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    I agree about the fusables already mentioned. I just spent the morning cutting apart a large tub full of tee shirts to make a quilt. The person they belong to got a full scholarship to Harvard for wrestling. He was also a classmate of my daughter's. Some of the shirts are in such bad shape that I think I will photo transfer them instead of using the actual shirt. Others are so fadded that I think I will use my fabric pens to touch up the colors. The hardest part will be deciding on the size of the basic block based on the largest motif and then combining the smaller motifs to make blocks the same size. I will use sashing it also helps stabilize. Several of the shirts are sweat shirts. I think I may try shaving some of the fleece off of the backs so they are not so bulky. They even included a couple pair of his wrestiling shorts that are made out of that very flimsy "nylon"? fabric that has holes all over it for ventilation. I have no idea how I am going to include that.

  11. #11
    Senior Member Bluphrog's Avatar
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    I use a Pellon fusible which I believe is #950. It is called ShirTailor, and was designed for collars and cuffs when making men's tailored shirts. The manager at my JoAnn's told me she's made several T-shirt quilts and that's what she uses. I'm on my second one now. Just off the bolt, it feels a little stiff, but it has a nice feel once it's fused to the fabric. I think it's regularly $5.99 a yard, and I also wait until I have a 40% or 50% coupon and buy a whole bolt.

  12. #12
    Super Member mpeters1200's Avatar
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    Several questions.

    Fusible huh....so I'm ironing or pressing on. That I can do. I don't mind applique, so at least I know how to press stuff together.

    The tricot? sounds a bit complicated with "grains". Whoever made the first long, detailed post (I can't see who in this screen), thank you for the details. I am cutting my "squares" of tshirts a few inches bigger than I need and press the stabilizer to that. That I can do. So, then, after it's pressed I cut them down to what I need. I then sew them together, with the stabilizer on still right? Is there a time in which I would take it off or is it forever in the life of the quilt? I probably won't quilt them, unless it's a stitch in the ditch kind of thing. They will probably be tie tacked.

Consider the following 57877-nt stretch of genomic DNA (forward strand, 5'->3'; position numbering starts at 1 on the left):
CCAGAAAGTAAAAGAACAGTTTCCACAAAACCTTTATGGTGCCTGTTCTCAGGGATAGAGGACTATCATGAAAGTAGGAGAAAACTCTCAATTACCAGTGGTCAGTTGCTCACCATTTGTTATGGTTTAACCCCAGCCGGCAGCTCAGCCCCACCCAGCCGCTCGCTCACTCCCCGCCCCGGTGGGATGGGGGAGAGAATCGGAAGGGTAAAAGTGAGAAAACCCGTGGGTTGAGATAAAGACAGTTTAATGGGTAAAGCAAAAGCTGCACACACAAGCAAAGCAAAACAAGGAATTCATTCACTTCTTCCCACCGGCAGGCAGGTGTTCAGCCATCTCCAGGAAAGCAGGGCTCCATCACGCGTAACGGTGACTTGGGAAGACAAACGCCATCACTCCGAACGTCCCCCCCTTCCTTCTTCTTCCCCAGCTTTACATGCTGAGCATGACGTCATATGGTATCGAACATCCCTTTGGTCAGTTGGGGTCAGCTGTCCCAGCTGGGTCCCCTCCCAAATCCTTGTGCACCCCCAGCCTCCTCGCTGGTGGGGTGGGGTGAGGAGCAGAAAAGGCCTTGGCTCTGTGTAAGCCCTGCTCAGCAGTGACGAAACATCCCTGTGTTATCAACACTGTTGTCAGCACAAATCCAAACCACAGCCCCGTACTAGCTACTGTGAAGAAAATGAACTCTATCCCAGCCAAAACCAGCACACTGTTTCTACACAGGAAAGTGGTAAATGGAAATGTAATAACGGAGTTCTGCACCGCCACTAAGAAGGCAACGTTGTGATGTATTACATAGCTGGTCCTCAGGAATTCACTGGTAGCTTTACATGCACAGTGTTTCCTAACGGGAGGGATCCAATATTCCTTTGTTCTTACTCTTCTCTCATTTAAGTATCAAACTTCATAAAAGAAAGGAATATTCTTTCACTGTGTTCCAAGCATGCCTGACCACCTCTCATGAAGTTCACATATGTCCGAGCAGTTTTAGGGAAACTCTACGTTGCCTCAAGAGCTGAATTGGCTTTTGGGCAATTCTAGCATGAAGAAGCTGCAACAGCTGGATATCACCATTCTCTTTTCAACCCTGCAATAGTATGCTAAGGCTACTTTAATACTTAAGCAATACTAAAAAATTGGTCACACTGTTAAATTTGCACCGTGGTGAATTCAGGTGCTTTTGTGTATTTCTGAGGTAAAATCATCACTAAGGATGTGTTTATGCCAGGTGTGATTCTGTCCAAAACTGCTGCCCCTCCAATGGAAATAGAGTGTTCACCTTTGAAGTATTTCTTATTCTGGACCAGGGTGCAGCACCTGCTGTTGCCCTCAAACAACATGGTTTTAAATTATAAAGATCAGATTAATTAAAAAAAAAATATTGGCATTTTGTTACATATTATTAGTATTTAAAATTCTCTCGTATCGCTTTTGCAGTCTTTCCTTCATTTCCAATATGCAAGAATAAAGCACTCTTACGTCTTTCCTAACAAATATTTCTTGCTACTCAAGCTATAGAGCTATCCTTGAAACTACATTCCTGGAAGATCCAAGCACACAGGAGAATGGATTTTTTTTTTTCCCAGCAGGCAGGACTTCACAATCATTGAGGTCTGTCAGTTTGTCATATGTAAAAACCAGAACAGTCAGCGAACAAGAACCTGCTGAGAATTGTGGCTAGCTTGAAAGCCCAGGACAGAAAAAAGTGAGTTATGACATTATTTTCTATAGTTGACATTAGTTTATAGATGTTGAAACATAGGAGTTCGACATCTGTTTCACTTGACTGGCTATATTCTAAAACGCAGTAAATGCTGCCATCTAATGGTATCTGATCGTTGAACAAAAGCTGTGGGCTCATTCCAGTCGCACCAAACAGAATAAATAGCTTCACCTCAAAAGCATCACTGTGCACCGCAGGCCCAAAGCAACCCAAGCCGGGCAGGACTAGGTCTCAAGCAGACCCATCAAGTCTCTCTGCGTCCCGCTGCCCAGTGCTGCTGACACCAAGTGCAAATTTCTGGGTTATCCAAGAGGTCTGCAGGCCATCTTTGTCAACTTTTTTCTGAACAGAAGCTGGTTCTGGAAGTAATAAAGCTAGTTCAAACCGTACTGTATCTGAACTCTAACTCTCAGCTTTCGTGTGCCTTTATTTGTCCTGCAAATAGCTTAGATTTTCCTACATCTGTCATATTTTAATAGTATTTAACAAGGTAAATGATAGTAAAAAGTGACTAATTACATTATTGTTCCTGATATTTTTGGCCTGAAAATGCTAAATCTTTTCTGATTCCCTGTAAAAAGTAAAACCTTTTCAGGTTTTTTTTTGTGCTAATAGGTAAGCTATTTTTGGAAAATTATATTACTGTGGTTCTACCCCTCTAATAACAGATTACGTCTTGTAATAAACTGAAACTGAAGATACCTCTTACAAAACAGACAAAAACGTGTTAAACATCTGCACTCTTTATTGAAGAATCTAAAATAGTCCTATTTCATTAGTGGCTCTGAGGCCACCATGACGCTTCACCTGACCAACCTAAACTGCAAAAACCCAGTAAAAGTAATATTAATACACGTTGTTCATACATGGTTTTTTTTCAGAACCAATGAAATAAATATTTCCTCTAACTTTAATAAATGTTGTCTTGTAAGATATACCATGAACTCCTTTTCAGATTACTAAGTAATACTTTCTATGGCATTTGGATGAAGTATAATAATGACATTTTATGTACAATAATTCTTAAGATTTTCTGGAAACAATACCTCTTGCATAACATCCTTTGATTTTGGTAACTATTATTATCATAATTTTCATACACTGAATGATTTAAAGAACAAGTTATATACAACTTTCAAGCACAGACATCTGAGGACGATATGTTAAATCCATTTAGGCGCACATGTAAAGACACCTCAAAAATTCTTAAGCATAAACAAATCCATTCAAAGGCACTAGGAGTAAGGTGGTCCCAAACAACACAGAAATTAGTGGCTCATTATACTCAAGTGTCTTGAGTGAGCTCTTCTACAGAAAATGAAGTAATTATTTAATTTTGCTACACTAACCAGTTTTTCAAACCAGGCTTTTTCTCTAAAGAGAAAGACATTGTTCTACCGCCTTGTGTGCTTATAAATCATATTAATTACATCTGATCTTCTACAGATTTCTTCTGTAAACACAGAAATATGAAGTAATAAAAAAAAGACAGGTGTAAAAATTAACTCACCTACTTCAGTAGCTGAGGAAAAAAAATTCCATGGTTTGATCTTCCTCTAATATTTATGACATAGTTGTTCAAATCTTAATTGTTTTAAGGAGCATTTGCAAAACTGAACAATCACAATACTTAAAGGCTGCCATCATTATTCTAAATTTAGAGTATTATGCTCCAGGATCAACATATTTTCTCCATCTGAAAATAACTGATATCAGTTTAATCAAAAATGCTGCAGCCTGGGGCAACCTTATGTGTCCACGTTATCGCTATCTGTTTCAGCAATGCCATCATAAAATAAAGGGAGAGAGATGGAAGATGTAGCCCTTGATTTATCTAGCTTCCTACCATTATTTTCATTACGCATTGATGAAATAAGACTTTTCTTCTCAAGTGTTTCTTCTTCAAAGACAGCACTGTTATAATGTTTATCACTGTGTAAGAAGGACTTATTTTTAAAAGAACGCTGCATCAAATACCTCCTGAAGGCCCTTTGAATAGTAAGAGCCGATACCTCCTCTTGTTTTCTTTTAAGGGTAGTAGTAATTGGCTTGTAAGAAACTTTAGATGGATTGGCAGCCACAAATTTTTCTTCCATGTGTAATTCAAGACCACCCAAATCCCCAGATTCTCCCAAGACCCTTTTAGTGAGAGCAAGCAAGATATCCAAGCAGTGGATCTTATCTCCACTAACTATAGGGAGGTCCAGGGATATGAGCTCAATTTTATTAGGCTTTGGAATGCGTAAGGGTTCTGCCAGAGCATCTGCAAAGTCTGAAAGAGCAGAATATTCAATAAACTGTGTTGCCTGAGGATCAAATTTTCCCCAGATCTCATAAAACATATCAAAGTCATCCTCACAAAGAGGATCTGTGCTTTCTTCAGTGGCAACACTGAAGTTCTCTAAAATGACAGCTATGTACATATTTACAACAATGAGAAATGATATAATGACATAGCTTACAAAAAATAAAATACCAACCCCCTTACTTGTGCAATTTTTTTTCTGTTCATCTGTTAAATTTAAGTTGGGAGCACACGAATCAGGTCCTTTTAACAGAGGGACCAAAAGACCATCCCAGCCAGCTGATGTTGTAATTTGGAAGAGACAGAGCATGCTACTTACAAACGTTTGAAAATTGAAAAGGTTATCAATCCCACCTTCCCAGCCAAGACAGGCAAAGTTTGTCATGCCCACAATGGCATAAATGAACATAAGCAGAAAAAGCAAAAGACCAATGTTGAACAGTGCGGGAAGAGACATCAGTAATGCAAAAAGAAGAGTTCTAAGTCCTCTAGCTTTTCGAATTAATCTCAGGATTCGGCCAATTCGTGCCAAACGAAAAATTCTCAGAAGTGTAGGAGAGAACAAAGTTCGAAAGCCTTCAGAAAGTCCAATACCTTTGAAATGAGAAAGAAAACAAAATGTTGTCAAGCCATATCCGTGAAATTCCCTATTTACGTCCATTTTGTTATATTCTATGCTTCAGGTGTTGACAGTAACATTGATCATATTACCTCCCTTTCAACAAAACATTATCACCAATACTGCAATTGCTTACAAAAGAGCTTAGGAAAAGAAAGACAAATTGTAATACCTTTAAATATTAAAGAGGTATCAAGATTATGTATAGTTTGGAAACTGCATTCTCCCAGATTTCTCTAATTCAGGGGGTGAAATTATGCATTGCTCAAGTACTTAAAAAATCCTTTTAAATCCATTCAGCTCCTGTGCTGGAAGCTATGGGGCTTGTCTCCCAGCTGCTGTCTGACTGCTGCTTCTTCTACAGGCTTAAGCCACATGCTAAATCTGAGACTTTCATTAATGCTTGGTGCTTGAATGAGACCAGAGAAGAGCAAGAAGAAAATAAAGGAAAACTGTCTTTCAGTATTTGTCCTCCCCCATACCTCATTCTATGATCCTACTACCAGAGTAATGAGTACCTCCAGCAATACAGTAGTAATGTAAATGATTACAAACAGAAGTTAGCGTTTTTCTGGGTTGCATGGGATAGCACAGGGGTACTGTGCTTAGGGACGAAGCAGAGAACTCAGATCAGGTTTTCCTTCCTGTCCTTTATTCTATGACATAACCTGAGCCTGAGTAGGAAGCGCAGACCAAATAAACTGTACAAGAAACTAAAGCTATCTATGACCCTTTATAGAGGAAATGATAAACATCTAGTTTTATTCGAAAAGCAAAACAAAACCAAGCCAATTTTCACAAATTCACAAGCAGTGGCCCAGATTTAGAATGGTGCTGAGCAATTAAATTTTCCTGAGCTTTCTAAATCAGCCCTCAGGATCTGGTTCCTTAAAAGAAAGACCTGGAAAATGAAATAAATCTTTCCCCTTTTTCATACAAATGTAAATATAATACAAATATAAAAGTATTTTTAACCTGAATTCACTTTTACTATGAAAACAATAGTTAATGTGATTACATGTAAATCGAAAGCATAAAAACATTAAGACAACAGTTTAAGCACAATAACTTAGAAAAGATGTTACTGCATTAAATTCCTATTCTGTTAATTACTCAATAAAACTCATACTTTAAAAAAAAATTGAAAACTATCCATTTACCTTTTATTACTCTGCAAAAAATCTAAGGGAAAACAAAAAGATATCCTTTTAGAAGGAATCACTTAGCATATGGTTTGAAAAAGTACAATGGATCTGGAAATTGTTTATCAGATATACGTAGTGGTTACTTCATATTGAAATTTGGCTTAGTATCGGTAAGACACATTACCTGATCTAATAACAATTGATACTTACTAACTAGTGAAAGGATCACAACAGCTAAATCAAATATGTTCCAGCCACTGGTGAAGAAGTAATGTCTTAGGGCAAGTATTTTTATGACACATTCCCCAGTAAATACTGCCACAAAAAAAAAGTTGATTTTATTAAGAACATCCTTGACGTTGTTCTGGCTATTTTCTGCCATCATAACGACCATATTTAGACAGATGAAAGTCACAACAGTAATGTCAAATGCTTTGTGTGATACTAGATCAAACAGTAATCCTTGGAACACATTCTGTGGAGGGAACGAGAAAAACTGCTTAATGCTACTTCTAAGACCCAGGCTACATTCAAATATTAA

All of these tshirts almost look more like polos. They have cuffs on the sleeves and 2 or 3 buttons by the collar. Some have pockets on the chest, others don't. All of them were his work shirts so they are extremely muted and faded earth tones with "LAYS" written above the pocket, if there is one. He didn't own any other shirts. They were all his work shirts. I was thinking about using a strip from the shirt approx. the size and shape of a piece of paper with the logo on it, then using coping strips of plain cotton around it. Then I have this decorator fabric. I was thinking about adding blues and stuff and giving it color that way. Applique isn't a horrible idea....but he didn't have a lot of hobbies. He was a good man and a hard worker.

    I'm assuming if I go into JoAnn's I'll be able to ask about this tricot stuff. I'm assuming I can get a bolt of other non-tricot stabilizers too. I'm hoping I can catch the people at JoAnn's at the right time. Some of their associates don't do anything but cut stuff off a bolt all day and have no opinion on what is actually helpful. I almost always check here first. But I like you all so much better! ;-)

  13. #13
    Power Poster Prism99's Avatar
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    Yes, you iron the fusible on to the wrong side of the t-shirt fabric. You are describing the correct procedure; cut the t-shirt fabric as large as possible, fuse to the wrong side, then cut the fused t-shirt piece down to the correct size.

    It's a good idea to experiment on some scrap pieces to be sure you know how hot your iron needs to be and how long to keep it in place. Many fusibles come with this information, but fusible tricot in bulk may not.

    T-shirt quilts are usually tied or machine-quilted around the blocks only; you would never want to try to hand quilt through a fusible. Warm 'n' Natural is probably a good batting choice for a t-shirt quilt because it does not require close quilting.

    Last time I checked, JoAnn's carried fusible tricot only in small, relatively expensive packages (pre-packaged yardage). It is a lot cheaper to buy it in bulk from a drapery shop. This is where I purchased mine:
    http://www.bblackandsons.com/tricot-...-60-p-302.html


    If you don't use fusible tricot, be sure to experiment to make sure the fusible you choose is sufficiently light in weight and doesn't make the fabric too stiff. I think you would want to look at only non-woven fusibles for this project.